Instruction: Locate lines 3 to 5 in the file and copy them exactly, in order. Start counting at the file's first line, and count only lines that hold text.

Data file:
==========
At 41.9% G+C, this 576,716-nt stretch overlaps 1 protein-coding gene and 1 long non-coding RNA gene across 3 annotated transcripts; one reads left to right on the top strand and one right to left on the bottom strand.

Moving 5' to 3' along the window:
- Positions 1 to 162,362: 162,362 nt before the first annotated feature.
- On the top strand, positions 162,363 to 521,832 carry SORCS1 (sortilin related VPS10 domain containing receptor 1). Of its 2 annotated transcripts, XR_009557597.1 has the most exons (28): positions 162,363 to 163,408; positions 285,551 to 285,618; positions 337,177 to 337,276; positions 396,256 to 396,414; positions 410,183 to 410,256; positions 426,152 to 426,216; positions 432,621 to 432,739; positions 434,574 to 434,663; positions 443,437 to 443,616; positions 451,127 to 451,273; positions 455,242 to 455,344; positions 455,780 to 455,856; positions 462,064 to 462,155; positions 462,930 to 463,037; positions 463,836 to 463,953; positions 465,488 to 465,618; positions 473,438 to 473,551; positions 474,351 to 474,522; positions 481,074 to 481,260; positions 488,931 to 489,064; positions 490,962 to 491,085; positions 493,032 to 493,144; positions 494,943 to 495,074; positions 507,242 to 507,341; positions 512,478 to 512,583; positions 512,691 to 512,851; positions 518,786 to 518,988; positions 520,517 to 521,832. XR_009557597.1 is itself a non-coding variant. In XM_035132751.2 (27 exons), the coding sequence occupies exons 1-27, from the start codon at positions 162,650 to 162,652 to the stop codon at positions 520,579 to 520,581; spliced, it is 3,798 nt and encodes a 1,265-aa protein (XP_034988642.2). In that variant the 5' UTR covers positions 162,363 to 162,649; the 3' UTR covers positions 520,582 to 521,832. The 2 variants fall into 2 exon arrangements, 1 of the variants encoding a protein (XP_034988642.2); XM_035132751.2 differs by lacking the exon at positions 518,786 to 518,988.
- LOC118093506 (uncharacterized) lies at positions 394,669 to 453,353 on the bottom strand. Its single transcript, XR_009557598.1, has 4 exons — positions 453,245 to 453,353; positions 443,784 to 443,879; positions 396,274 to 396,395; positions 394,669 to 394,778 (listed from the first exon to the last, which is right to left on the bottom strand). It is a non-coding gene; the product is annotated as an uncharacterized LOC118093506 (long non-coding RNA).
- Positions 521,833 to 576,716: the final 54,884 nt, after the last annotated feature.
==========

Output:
- Positions 1 to 162,362: 162,362 nt before the first annotated feature.
- On the top strand, positions 162,363 to 521,832 carry SORCS1 (sortilin related VPS10 domain containing receptor 1). Of its 2 annotated transcripts, XR_009557597.1 has the most exons (28): positions 162,363 to 163,408; positions 285,551 to 285,618; positions 337,177 to 337,276; positions 396,256 to 396,414; positions 410,183 to 410,256; positions 426,152 to 426,216; positions 432,621 to 432,739; positions 434,574 to 434,663; positions 443,437 to 443,616; positions 451,127 to 451,273; positions 455,242 to 455,344; positions 455,780 to 455,856; positions 462,064 to 462,155; positions 462,930 to 463,037; positions 463,836 to 463,953; positions 465,488 to 465,618; positions 473,438 to 473,551; positions 474,351 to 474,522; positions 481,074 to 481,260; positions 488,931 to 489,064; positions 490,962 to 491,085; positions 493,032 to 493,144; positions 494,943 to 495,074; positions 507,242 to 507,341; positions 512,478 to 512,583; positions 512,691 to 512,851; positions 518,786 to 518,988; positions 520,517 to 521,832. XR_009557597.1 is itself a non-coding variant. In XM_035132751.2 (27 exons), the coding sequence occupies exons 1-27, from the start codon at positions 162,650 to 162,652 to the stop codon at positions 520,579 to 520,581; spliced, it is 3,798 nt and encodes a 1,265-aa protein (XP_034988642.2). In that variant the 5' UTR covers positions 162,363 to 162,649; the 3' UTR covers positions 520,582 to 521,832. The 2 variants fall into 2 exon arrangements, 1 of the variants encoding a protein (XP_034988642.2); XM_035132751.2 differs by lacking the exon at positions 518,786 to 518,988.
- LOC118093506 (uncharacterized) lies at positions 394,669 to 453,353 on the bottom strand. Its single transcript, XR_009557598.1, has 4 exons — positions 453,245 to 453,353; positions 443,784 to 443,879; positions 396,274 to 396,395; positions 394,669 to 394,778 (listed from the first exon to the last, which is right to left on the bottom strand). It is a non-coding gene; the product is annotated as an uncharacterized LOC118093506 (long non-coding RNA).